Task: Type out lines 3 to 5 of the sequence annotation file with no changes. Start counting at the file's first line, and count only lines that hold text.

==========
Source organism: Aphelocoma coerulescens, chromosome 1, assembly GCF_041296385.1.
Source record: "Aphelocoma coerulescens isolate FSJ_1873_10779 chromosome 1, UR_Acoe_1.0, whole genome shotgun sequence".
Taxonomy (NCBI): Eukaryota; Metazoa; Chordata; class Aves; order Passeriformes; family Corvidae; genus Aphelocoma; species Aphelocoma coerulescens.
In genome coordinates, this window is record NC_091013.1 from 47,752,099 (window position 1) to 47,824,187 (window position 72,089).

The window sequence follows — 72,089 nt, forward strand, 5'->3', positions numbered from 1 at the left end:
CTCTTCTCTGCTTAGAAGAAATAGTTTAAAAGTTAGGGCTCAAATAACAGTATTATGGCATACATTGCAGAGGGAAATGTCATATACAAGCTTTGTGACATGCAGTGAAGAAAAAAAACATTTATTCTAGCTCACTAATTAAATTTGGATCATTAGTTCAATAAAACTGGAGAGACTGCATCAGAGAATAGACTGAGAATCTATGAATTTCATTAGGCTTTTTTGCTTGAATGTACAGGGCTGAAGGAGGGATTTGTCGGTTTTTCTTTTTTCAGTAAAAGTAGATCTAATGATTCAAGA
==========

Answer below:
Taxonomy (NCBI): Eukaryota; Metazoa; Chordata; class Aves; order Passeriformes; family Corvidae; genus Aphelocoma; species Aphelocoma coerulescens.
In genome coordinates, this window is record NC_091013.1 from 47,752,099 (window position 1) to 47,824,187 (window position 72,089).

The window sequence follows — 72,089 nt, forward strand, 5'->3', positions numbered from 1 at the left end: